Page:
a. Hysteria about Russia could lead to war – or worse. As noted above, inaccurate fearmongering helped lead us into the Iraq War in the early 2000s. The more prominent media and political figures say that “we’re in a 9/11 national emergency” and declare Russia to have “launched a war” against us, the more at risk we are of becoming engaged in an actual war with Russia, a country with a serious stockpile of nuclear weapons. In fact, a former US general and a foreign policy consultant seemed to suggest that military action against Russia might be appropriate in a recent article in Politico, writing: “This is our Pearl Harbor, our 9/11. In the past, we have risen to the defense of our values, our ideologies and our institutions. It’s time for another fight.”

One wouldn’t know it from the media narrative about Trump and Russia, but Trump has already taken a harder line against Russia than Barack Obama did when in office – he has imposed harsh sanctions, bombed a Syrian airfield, pulled out of the Iran deal (which Putin supported), sent lethal weapons to Ukraine, and increased funding for anti-Russian efforts in Europe. Democrats pushing Trump to take more aggressive action would do well to consider why Obama didn’t (and to watch this video of Obama mocking Mitt Romney six years ago for making the same type of claims many Democrats are making today).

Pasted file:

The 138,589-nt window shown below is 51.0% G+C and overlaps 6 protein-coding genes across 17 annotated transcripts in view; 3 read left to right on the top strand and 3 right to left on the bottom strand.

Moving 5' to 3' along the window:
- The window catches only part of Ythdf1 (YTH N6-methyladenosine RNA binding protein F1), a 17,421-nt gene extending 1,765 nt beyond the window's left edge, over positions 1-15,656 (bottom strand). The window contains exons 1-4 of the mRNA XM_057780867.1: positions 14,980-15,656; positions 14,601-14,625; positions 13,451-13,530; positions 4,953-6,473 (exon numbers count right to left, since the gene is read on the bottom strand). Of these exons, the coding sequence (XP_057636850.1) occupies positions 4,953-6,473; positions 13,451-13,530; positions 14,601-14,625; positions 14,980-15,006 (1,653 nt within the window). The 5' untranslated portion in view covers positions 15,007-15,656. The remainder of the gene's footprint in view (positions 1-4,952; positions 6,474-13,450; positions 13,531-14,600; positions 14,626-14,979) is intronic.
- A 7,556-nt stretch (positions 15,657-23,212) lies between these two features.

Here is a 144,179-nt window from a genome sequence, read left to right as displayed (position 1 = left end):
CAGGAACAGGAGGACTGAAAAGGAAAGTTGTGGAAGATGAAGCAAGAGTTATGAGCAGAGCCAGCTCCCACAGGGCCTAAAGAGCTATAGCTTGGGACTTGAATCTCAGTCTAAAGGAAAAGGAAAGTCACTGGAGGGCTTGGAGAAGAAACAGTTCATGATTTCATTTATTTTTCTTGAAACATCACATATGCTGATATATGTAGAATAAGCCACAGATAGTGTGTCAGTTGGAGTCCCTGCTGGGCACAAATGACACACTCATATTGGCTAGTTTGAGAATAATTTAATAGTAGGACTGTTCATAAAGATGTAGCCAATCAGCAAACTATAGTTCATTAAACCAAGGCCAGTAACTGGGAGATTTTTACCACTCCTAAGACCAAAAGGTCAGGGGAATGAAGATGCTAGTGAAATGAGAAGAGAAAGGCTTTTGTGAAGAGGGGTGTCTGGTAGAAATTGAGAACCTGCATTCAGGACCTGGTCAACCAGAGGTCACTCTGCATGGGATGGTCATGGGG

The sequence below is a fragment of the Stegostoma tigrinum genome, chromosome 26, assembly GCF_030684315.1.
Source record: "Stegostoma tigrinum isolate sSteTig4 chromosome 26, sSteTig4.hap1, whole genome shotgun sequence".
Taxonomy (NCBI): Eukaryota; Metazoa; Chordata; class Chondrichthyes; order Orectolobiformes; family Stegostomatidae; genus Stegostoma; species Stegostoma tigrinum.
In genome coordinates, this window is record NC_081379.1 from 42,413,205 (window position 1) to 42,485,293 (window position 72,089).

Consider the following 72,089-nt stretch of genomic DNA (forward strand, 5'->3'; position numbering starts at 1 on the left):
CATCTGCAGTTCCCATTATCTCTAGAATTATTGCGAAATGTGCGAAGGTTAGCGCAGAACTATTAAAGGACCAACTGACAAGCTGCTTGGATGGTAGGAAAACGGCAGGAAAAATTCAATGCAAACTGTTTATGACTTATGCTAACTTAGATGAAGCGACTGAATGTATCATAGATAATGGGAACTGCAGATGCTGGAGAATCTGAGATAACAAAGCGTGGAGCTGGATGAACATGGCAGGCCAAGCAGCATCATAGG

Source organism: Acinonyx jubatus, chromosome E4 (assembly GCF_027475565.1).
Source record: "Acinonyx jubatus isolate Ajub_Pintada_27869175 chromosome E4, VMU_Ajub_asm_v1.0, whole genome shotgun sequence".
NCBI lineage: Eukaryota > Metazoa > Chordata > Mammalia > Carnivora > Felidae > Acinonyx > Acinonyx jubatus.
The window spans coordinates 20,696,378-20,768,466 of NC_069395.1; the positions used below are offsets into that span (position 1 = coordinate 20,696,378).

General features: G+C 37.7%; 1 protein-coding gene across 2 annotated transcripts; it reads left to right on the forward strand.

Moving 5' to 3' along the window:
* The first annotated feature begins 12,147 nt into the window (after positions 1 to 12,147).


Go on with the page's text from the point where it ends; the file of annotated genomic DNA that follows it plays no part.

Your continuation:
b. Unfounded accusations of treason are used to silence dissent. Less than fifteen years ago, the Center for American Progress documented the Bush Administration’s attacks on the patriotism of anyone who opposed their narrative about 9/11 and Iraq and, more broadly, their foreign policy. Beyond Iraq, “the tactic of undermining political opponents by making unsubstantiated attacks on their loyalty to the United States” has a name – McCarthyism – and has a long history of being used to persecute social justice advocates.

While it’s true that the allegations of treason today are centered heavily on staunch opponents of social justice – Trump and various Republicans – Establishment Democrats have unsurprisingly also targeted Jill Stein, Glenn Greenwald, and anyone else who has dared to criticize their behavior – we are at best “fucking clueless…idiot[s]” and at worst “agent[s] of Trump and Moscow” (that we are staunch critics of both Trump and Putin doesn’t seem to matter). It is not hard to imagine the current McCarthyite climate persisting after Trump is ousted from office and used primarily once more, as it has been throughout American history, to attack proponents of a more just society.